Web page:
NASA understands the need to play an integral part in the new space race and motivate the American people to contribute to the scientific vanguard. It has responded by building the Space Launch System (SLS), the biggest, most powerful rocket in U.S. history that will soon bring American astronauts to Mars for the first time. SLS is the first rocket designed for deep space exploration since the Apollo program’s Saturn V, which last flew in 1973, and it will have roughly 10 percent more lift, with six times the payload volume of any other American rocket ever created.

It’s critical that the United States offset other budget items to continuing developing SLS. Perhaps the best indication of SLS’s success comes from China’s response to its progress. With recent headlines, such as “China aims to launch a rocket larger than NASA’s SLS in 2028,” arising after China National Space Administration head Li Guoping’s speech, it’s clear that Beijing is itching to mimic us by creating a rocket of comparable size and payload capacity that can reach milestone exploration feats like Mars. What matters is that we thought of it and will implement it first. That’s how you win the battle of ideas.

But the United States can’t win the space race with one new rocket. The key ingredient for a pathway to victory is a sympathetic White House that’s willing to go one better than Beijing by setting ambitious goals. That was not a strength of the previous administration, which canceled the years-in-development Constellation program that would’ve sent America back to the Moon.

Thankfully, the tide appears to be turning in the Trump administration. Just weeks ago, less than one year after the president signed Space Policy Directive-1, which directed NASA “to lead an innovative and sustainable program of exploration…to enable human expansion across the solar system,” NASA submitted a bold plan to Congress that shifts the agency’s purpose toward scientific exploration and discovery, with missions to the Moon and Mars hot on its radar.

Per a NASA press release: “The Exploration Campaign builds on 18 continuous years of Americans and our international partners living and working together on the International Space Station. It leverages advances in the commercial space sector, robotics and other technologies, and accelerates in the next few years with the launch of NASA’s Orion spacecraft and Space Launch System (SLS) rocket.” None of these welcome developments would have been possible without open ears and cooperation from officials in the White House.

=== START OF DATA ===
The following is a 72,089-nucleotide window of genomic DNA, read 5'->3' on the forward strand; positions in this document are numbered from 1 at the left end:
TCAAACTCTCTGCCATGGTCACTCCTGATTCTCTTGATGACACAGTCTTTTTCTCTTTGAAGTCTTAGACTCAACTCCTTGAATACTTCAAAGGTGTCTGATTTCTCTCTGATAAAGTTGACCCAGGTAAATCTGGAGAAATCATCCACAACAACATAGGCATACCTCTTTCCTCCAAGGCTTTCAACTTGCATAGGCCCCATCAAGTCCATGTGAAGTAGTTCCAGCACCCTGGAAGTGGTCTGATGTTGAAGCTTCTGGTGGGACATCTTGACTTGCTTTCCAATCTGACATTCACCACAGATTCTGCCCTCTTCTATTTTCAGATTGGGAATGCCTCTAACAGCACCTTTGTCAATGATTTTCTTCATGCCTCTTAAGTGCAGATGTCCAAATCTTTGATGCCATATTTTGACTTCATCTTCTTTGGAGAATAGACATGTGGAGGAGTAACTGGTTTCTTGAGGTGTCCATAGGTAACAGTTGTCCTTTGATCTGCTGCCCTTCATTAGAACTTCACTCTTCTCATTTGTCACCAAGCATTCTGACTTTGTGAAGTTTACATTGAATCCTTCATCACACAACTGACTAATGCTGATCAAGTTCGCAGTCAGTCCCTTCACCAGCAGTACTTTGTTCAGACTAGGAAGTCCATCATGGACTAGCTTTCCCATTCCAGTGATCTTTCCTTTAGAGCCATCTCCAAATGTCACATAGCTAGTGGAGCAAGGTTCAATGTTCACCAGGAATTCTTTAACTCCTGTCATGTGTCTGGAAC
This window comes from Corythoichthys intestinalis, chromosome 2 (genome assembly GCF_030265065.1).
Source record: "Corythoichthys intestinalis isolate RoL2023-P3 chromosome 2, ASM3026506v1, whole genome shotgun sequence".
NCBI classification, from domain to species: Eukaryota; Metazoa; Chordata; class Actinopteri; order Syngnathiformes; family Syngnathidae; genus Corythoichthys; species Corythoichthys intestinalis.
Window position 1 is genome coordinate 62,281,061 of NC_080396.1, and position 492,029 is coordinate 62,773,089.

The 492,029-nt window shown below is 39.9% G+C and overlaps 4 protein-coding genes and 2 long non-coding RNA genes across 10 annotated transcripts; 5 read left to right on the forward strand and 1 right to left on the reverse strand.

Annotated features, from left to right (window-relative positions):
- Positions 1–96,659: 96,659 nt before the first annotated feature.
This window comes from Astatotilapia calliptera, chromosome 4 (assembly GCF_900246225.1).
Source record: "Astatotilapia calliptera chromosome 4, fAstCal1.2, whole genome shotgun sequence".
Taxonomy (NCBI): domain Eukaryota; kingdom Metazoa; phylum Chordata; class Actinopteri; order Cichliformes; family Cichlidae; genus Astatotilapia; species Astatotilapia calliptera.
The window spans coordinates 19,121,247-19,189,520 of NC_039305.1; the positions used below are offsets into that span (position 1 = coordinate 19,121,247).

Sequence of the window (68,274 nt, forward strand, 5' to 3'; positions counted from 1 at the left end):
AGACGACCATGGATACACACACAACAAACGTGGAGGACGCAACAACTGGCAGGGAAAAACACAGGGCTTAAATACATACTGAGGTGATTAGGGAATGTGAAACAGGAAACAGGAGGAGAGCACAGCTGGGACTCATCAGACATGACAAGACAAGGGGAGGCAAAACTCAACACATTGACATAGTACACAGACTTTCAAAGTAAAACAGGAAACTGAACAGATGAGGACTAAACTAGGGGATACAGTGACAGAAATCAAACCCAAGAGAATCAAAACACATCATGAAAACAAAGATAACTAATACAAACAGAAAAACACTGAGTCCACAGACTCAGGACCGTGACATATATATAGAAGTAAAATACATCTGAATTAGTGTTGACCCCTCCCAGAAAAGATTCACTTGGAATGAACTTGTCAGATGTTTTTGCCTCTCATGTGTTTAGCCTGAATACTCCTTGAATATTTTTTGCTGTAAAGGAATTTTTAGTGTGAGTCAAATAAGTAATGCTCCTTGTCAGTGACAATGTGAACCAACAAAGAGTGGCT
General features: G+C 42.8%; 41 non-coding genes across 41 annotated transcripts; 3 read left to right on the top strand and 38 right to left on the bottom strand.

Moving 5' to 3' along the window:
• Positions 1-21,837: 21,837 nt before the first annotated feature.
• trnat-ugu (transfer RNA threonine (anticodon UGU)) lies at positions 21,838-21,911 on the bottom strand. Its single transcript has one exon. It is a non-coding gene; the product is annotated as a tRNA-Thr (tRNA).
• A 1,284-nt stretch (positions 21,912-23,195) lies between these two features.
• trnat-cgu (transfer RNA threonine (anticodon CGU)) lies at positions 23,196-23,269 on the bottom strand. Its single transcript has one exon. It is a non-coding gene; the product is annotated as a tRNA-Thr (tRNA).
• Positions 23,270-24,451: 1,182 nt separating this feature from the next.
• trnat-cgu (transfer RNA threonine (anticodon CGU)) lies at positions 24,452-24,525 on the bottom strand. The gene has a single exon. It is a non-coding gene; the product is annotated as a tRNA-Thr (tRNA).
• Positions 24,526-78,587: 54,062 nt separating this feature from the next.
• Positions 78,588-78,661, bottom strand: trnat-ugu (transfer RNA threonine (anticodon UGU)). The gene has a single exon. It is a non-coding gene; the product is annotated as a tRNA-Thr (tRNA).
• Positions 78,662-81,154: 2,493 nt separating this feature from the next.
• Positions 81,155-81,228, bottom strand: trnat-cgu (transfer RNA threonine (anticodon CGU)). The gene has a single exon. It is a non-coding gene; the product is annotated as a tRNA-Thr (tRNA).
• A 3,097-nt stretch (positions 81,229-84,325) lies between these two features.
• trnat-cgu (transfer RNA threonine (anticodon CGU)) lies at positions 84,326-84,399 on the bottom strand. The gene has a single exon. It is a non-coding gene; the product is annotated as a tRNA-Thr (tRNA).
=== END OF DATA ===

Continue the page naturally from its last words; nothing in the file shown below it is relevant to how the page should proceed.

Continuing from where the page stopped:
A Frontier Worth Exploring

Space is not necessarily the final frontier, but it is a frontier worth exploring and maintaining American leadership in. It is the high hill that overlooks the entire Earth. Over the decades since Apollo, America’s space prowess has improved our lives through technology advances in countless ways and advanced our image as the leader of the world.

Given China’s stated space aims, American absence likely means Chinese dominance. We have already all but ceded the capability to put humans in space to Russia. Is it wise to cede heavy lift and deep exploration capabilities to China?

The last thing we should do as a nation is stop here. With China remaining as resolute as ever, U.S. policymakers cannot afford to take their thinking caps off and must always stay two steps ahead of the curve.

After all, space might soon become a war-fighting domain. In the realm of self-defense, America has almost never sold itself short before and it shouldn’t start now. Here’s hoping that the Trump administration continues to shoot for the literal stars.

Bryan Preston served overseas on active duty in the United States Air Force. He was also producer for NASA’s Hubble Space Telescope at Johns Hopkins University. His documentary, Hubble Reborn, plays daily at the National Air & Space Museum in Washington, DC.